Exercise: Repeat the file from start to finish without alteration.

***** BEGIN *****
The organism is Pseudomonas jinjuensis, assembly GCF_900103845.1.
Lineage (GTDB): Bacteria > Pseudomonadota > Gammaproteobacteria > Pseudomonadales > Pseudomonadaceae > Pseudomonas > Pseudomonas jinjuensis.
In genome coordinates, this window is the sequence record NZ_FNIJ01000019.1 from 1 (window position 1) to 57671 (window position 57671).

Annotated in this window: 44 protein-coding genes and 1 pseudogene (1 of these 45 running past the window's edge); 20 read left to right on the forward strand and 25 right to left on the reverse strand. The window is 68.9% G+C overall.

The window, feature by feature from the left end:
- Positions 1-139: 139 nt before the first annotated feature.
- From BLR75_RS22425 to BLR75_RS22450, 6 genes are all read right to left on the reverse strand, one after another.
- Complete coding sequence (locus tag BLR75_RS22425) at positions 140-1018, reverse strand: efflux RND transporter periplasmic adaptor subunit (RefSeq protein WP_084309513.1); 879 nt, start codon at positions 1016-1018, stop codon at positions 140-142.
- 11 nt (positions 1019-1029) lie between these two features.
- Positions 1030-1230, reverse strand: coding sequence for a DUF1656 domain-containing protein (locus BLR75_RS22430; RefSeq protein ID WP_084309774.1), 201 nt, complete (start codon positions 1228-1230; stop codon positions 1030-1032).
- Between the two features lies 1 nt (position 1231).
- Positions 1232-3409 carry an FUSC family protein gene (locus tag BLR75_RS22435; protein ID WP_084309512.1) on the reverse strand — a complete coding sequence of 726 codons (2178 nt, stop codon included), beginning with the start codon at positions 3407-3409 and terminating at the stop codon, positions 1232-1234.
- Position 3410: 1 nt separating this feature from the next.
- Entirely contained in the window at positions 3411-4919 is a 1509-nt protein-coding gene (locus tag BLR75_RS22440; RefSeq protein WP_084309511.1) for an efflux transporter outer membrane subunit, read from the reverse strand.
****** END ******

The organism is Pseudomonas jinjuensis, assembly GCF_900103845.1.
Lineage (GTDB): Bacteria > Pseudomonadota > Gammaproteobacteria > Pseudomonadales > Pseudomonadaceae > Pseudomonas > Pseudomonas jinjuensis.
In genome coordinates, this window is the sequence record NZ_FNIJ01000019.1 from 1 (window position 1) to 57671 (window position 57671).

Annotated in this window: 44 protein-coding genes and 1 pseudogene (1 of these 45 running past the window's edge); 20 read left to right on the forward strand and 25 right to left on the reverse strand. The window is 68.9% G+C overall.

The window, feature by feature from the left end:
- Positions 1-139: 139 nt before the first annotated feature.
- From BLR75_RS22425 to BLR75_RS22450, 6 genes are all read right to left on the reverse strand, one after another.
- Complete coding sequence (locus tag BLR75_RS22425) at positions 140-1018, reverse strand: efflux RND transporter periplasmic adaptor subunit (RefSeq protein WP_084309513.1); 879 nt, start codon at positions 1016-1018, stop codon at positions 140-142.
- 11 nt (positions 1019-1029) lie between these two features.
- Positions 1030-1230, reverse strand: coding sequence for a DUF1656 domain-containing protein (locus BLR75_RS22430; RefSeq protein ID WP_084309774.1), 201 nt, complete (start codon positions 1228-1230; stop codon positions 1030-1032).
- Between the two features lies 1 nt (position 1231).
- Positions 1232-3409 carry an FUSC family protein gene (locus tag BLR75_RS22435; protein ID WP_084309512.1) on the reverse strand — a complete coding sequence of 726 codons (2178 nt, stop codon included), beginning with the start codon at positions 3407-3409 and terminating at the stop codon, positions 1232-1234.
- Position 3410: 1 nt separating this feature from the next.
- Entirely contained in the window at positions 3411-4919 is a 1509-nt protein-coding gene (locus tag BLR75_RS22440; RefSeq protein WP_084309511.1) for an efflux transporter outer membrane subunit, read from the reverse strand.